Compliance Management, Ransomware, RSAC

Why CISOs and legal need to be on the same page when their company is hacked

Law legal technology concept.

SAN FRANCISCO — The life of a chief information security officer can be rough.

Your budget is never what you think it needs to be, you’re often widely viewed within the organization as a cost center and an obstacle, your influence over larger business decisions that impact security is usually limited, and if there is a damaging breach or incident within an organization, the CISO is the first person that executive leadership and the public look to blame.

Two incidents last year illustrate some of the difficulties of the job: former Uber CISO Joe Sullivan’s conviction for obstructing a Federal Trade Commission investigation of a 2016 ransomware attack on the company, and former Twitter security head Peiter “Mudge” Zatko filing a whistleblower complaint alleging widespread security failures and vulnerabilities in the social media company’s platform that were being ignored by executive leadership.

At the RSA 2023 Conference in San Francisco, a number of experts made the case that better coordination between a company’s security and legal shops can go a long way towards ensuring that companies practice good business and good security at the same time.

Click here for all of SC Media's coverage from the RSA Conference 2023

Robin Sundaram, CISO at RLEX, said the temptation to look for scapegoats in the wake of a cyber incident can be intense — and the larger the breach, the bigger the scalp that shareholders and executives tend to demand.

“I see it myself. We’re doing investigations and something awful happens, the first instinct [is to say] ‘Who did something wrong and should we get rid of them?’” said Sundaram.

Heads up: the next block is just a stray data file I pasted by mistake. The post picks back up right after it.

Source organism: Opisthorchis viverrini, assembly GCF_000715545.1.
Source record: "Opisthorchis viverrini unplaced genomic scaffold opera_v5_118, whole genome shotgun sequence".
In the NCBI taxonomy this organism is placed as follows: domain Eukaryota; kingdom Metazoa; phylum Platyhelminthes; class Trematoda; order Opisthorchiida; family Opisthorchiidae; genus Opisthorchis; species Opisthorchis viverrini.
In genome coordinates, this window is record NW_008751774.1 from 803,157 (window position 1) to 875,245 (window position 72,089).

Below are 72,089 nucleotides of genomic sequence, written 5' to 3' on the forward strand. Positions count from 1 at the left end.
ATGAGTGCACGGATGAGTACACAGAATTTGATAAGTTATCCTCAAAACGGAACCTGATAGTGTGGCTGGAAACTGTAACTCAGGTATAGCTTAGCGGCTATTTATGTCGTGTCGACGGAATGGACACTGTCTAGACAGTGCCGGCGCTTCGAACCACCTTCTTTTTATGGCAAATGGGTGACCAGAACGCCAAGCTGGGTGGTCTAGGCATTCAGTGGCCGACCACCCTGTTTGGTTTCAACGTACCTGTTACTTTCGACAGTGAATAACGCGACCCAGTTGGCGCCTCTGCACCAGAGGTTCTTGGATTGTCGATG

From left to right: Jon Olson, Blackbaud general counsel; Andrea Hoy, vCISO at A.Hoy and Associates; Robin Sundaram, CISO of RLEX; Ron Raether, partner, Troutman Pepper. (Photo Credit: Derek B. Johnson/SC Media)
From left to right: Jon Olson, Blackbaud general counsel; Andrea Hoy, vCISO at A.Hoy and Associates; Robin Sundaram, CISO of RLEX; Ron Raether, partner, Troutman Pepper. (Photo Credit: Derek B. Johnson/SC Media)

That reality has many CISOs sitting in a perpetual hot seat. When combined with a lack of budget or authority over insecure company operations, it’s not surprising that while the average C-Suite executive’s tenure at a company is about five years, the average CISO tenure tends to last just 26 months.

Jon Olson, general counsel at Blackbaud, understands this dynamic well. His company was forced to pay a $3 million settlement to the Securities and Exchange Commission last month regarding claims that they misled the agency about the impact of a 2020 ransomware attack. In the early days following the disclosure, the company said that donor bank account information and Social Security numbers had not been accessed by attackers during the breach, a claim they had to walk back days later when their internal IT investigators learned otherwise.